171 F.3d 443 (7th Cir. 1999), 97-3276, Spitz v. Tepfer

Docket Nº:97-3276, 97-3330.
Citation:171 F.3d 443
Party Name:Ronald O. SPITZ, Plaintiff-Appellee, Cross-Appellant, v. Arthur H. TEPFER, et al., Defendants-Appellants, Cross-Appellees.
Case Date:March 17, 1999
Court:United States Courts of Appeals, Court of Appeals for the Seventh Circuit

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171 F.3d 443 (7th Cir. 1999)

Ronald O. SPITZ, Plaintiff-Appellee, Cross-Appellant,


Arthur H. TEPFER, et al., Defendants-Appellants, Cross-Appellees.

Nos. 97-3276, 97-3330.

United States Court of Appeals, Seventh Circuit

March 17, 1999

Argued May 28, 1998.

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[Copyrighted Material Omitted]

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David A. Belofsky (argued), David A. Belofsky & Associates, P.C., Chicago, IL, for Plaintiff-Appellee.

Robert R. Tepper (argued), Chicago, IL, for Defendants-Appellants.

Before FLAUM, MANION, and DIANE P. WOOD, Circuit Judges.

DIANE P. WOOD, Circuit Judge.

Ronald Spitz and Arthur Tepfer were co-owners of a retirement plan consulting business, Tepfer & Spitz, Ltd. ("T & S"). Ironically, this case reflects a pitched battle between the two, along with two other employees who sided with Tepfer, over T & S's own 401(k) profit sharing plan. Spitz believed that Tepfer had played fast and loose with the plan, and he brought this action under the Employee Retirement Income Security Act of 1974, 29 U.S.C. § 1001 et seq. ("ERISA"), and the Declaratory Judgment Act, 28 U.S.C. § 2201, seeking declarations that Tepfer's actions were illegal, that Tepfer and the other two defendants were not entitled to certain contributions by T & S to their 401(k) accounts, and that Tepfer had to repay a $48,000 loan he had received from the T & S plan. The district court ruled in Spitz's favor on all points except his request for attorneys' fees pursuant to ERISA § 1132(g)(1); it rejected Tepfer's ERISA-based counterclaim. We conclude that the district court should have recognized disputed issues of material fact with respect to the contested loan, and that the case must therefore be remanded for further proceedings. In addition, however, we conclude that Spitz is entitled to attorneys' fees under ERISA to the extent he may prevail in the end. We therefore remand for further proceedings on this point as well.


T & S began operations in December 1990. Spitz and Tepfer each owned 50% of the company's shares, and they were its sole directors and officers: Spitz served as president, and Tepfer served as secretary. In January 1991, T & S established the 401(k) profit sharing plan ("the Plan") that lies at the heart of this suit. T & S was the sponsor and administrator of the Plan, while Spitz, Tepfer, and employee Frederic A. Fenster served as trustees. Under § 6.4(b) of the Plan, no employee was fully

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vested until he or she had completed six years of service with T & S.

At some point prior to mid-1995, Tepfer took a number of steps that led to his departure from T & S. First, in March 1995, he filed a suit in state court to force a dissolution of T & S. Tepfer's complaint also alleged that Spitz had committed various torts. This gambit was not as successful as Tepfer had hoped, because the state court eventually ordered a buyout and required him to pay damages to T & S for taking company assets when he later left the firm. In all, Tepfer lost $103,000 and all his interest in T & S as a result of that action.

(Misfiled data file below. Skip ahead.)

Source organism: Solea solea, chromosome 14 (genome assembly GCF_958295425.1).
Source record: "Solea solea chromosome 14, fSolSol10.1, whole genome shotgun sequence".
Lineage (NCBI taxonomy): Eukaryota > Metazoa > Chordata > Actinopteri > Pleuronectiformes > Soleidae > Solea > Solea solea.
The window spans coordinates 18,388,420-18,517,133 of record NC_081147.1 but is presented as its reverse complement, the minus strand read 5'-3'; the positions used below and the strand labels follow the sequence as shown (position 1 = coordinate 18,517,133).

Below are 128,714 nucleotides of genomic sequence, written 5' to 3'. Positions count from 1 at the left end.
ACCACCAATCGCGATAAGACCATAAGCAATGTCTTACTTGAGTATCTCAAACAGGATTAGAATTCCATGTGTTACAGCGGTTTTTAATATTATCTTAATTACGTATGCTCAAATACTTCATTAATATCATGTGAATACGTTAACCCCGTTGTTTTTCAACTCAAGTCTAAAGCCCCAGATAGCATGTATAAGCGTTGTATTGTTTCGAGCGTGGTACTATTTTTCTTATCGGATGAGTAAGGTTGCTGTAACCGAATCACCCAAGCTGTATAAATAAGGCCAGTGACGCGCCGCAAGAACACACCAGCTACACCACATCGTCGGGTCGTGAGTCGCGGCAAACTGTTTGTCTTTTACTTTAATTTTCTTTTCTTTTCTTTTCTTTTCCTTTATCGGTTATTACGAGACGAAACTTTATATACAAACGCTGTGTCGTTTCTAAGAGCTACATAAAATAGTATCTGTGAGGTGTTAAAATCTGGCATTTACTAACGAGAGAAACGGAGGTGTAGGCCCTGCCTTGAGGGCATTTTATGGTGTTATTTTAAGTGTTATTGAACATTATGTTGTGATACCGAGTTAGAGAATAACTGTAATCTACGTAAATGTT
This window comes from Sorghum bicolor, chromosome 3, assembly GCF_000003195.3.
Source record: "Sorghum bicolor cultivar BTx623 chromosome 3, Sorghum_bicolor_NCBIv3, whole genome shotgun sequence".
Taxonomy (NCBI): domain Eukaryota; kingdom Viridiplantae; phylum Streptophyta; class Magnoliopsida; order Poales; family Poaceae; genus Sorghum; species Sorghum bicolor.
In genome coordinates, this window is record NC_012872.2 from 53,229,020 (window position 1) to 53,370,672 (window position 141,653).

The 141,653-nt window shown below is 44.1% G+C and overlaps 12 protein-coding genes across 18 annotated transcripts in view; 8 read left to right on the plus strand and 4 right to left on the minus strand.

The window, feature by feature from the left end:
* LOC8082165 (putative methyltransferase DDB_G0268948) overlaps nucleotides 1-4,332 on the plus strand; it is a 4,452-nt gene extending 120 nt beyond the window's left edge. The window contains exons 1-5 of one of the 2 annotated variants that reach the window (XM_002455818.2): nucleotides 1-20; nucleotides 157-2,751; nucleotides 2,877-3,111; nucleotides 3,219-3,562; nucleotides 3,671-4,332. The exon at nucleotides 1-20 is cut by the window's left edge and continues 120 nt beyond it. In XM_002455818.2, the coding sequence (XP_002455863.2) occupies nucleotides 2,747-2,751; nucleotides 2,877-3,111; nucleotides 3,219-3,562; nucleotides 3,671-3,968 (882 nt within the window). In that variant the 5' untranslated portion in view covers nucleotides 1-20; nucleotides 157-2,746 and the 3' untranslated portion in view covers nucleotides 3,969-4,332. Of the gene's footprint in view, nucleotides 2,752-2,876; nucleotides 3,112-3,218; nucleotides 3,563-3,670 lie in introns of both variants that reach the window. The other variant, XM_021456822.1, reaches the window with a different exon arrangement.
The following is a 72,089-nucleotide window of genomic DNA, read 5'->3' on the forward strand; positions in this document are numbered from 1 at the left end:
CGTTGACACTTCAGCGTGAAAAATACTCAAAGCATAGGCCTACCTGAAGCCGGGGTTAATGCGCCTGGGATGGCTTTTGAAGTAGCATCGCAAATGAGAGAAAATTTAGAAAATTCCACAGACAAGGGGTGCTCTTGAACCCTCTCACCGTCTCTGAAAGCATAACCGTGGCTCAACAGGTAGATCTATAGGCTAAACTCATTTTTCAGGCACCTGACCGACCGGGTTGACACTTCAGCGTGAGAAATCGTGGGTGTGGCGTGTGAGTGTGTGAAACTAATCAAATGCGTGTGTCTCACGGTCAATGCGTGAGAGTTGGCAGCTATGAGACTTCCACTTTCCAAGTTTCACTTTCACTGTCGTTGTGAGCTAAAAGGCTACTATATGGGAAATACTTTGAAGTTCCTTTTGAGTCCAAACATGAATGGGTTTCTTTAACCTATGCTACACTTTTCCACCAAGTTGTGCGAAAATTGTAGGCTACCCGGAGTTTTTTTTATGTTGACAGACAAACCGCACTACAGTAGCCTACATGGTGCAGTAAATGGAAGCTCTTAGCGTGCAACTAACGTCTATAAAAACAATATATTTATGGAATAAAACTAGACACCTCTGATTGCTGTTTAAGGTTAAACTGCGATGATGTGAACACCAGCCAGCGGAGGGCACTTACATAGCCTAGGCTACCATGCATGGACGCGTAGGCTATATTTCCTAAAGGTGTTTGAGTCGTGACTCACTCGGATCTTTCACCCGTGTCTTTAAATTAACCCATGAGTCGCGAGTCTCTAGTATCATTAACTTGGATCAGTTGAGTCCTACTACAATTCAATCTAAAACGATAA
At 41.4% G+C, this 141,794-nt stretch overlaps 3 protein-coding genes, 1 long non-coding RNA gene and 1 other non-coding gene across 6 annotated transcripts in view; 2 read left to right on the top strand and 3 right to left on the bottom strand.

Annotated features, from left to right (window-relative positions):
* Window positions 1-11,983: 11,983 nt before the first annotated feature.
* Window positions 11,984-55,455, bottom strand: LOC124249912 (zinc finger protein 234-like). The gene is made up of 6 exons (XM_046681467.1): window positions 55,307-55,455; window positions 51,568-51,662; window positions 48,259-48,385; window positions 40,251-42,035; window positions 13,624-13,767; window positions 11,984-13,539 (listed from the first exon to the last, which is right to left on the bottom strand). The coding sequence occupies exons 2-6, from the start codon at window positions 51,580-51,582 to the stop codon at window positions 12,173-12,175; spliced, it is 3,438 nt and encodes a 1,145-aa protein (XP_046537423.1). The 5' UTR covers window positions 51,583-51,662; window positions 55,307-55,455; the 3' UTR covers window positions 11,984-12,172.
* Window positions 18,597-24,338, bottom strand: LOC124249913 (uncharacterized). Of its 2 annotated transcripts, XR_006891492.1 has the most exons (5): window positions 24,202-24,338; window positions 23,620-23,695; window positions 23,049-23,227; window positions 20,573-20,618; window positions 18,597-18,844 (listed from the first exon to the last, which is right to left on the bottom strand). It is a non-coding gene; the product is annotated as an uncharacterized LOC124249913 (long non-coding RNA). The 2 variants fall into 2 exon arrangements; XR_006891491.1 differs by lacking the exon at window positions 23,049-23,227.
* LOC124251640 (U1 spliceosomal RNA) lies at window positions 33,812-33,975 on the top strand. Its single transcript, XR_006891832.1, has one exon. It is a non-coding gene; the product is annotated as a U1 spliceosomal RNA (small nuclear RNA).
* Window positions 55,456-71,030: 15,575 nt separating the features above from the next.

Meanwhile, still prior to his departure from T & S, Tepfer formed an independent corporation known as Tepfer Consulting Group, Ltd. ("TCG"), for which he served as the sole shareholder and president. On June 8, 1995, without informing Spitz, Tepfer executed a document entitled "Fourth Amendment to the Tepfer & Spitz, Ltd. 401(k) Profit Sharing Plan and Trust" (the "Fourth Plan Amendment"). The T & S Board of Directors never adopted, ratified, or approved this alleged Fourth Plan Amendment; indeed, Spitz did not discover its existence until some time in 1996. Spitz claimed, and the district court agreed, that the Fourth Plan Amendment unambiguously provided that all participants in the T & S Plan became 100% vested as of January 1, 1995. (Tepfer contested this characterization before the district court, but for the reasons stated by that court, we agree with its interpretation of the amendment.) The Fourth Plan Amendment also stated that employees were guaranteed to receive their allocation of the T & S annual contribution to the Plan even for a year during which they left employment. Without the amendment, § 4.4(b)(2)-(4) of the Plan excluded participants from receiving any part of the "matching contribution" from T & S for a given year if they were not actively employed with the company on the last day of that year.

A few days earlier, on June 2, 1995, Tepfer withdrew $48,000 from the Plan without Spitz's knowledge. He did so by drafting a document entitled "Participant Loan Program," so that he could characterize this transaction as a loan. Nothing in the three-page Participant Loan Program document indicated that anyone associated with the Plan...

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